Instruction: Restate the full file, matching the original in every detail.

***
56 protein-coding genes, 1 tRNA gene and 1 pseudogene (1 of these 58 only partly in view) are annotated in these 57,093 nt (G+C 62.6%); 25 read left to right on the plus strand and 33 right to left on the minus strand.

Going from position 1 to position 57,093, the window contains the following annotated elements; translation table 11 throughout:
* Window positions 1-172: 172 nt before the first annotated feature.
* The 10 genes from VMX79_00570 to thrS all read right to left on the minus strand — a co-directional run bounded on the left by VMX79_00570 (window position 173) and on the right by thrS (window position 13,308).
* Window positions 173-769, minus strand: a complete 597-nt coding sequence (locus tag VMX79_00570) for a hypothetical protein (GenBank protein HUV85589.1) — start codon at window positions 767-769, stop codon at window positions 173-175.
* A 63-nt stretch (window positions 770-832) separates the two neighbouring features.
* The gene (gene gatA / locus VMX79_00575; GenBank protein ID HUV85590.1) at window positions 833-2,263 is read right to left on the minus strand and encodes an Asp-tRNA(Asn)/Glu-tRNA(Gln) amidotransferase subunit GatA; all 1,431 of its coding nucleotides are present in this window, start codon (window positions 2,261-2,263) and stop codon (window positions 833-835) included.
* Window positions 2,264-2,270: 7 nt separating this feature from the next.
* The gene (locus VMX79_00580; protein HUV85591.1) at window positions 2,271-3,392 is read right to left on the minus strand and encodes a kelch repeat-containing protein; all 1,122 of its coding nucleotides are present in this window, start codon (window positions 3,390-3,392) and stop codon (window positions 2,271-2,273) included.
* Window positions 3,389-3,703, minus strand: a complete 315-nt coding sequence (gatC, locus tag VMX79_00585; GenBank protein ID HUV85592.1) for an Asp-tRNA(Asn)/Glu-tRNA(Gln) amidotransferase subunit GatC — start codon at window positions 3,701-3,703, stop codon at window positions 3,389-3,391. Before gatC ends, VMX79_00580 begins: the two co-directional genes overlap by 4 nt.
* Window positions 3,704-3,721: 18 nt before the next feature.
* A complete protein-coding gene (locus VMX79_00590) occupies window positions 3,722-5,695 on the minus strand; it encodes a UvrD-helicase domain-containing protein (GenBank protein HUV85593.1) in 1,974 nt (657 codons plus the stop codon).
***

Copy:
56 protein-coding genes, 1 tRNA gene and 1 pseudogene (1 of these 58 only partly in view) are annotated in these 57,093 nt (G+C 62.6%); 25 read left to right on the plus strand and 33 right to left on the minus strand.

Going from position 1 to position 57,093, the window contains the following annotated elements; translation table 11 throughout:
* Window positions 1-172: 172 nt before the first annotated feature.
* The 10 genes from VMX79_00570 to thrS all read right to left on the minus strand — a co-directional run bounded on the left by VMX79_00570 (window position 173) and on the right by thrS (window position 13,308).
* Window positions 173-769, minus strand: a complete 597-nt coding sequence (locus tag VMX79_00570) for a hypothetical protein (GenBank protein HUV85589.1) — start codon at window positions 767-769, stop codon at window positions 173-175.
* A 63-nt stretch (window positions 770-832) separates the two neighbouring features.
* The gene (gene gatA / locus VMX79_00575; GenBank protein ID HUV85590.1) at window positions 833-2,263 is read right to left on the minus strand and encodes an Asp-tRNA(Asn)/Glu-tRNA(Gln) amidotransferase subunit GatA; all 1,431 of its coding nucleotides are present in this window, start codon (window positions 2,261-2,263) and stop codon (window positions 833-835) included.
* Window positions 2,264-2,270: 7 nt separating this feature from the next.
* The gene (locus VMX79_00580; protein HUV85591.1) at window positions 2,271-3,392 is read right to left on the minus strand and encodes a kelch repeat-containing protein; all 1,122 of its coding nucleotides are present in this window, start codon (window positions 3,390-3,392) and stop codon (window positions 2,271-2,273) included.
* Window positions 3,389-3,703, minus strand: a complete 315-nt coding sequence (gatC, locus tag VMX79_00585; GenBank protein ID HUV85592.1) for an Asp-tRNA(Asn)/Glu-tRNA(Gln) amidotransferase subunit GatC — start codon at window positions 3,701-3,703, stop codon at window positions 3,389-3,391. Before gatC ends, VMX79_00580 begins: the two co-directional genes overlap by 4 nt.
* Window positions 3,704-3,721: 18 nt before the next feature.
* A complete protein-coding gene (locus VMX79_00590) occupies window positions 3,722-5,695 on the minus strand; it encodes a UvrD-helicase domain-containing protein (GenBank protein HUV85593.1) in 1,974 nt (657 codons plus the stop codon).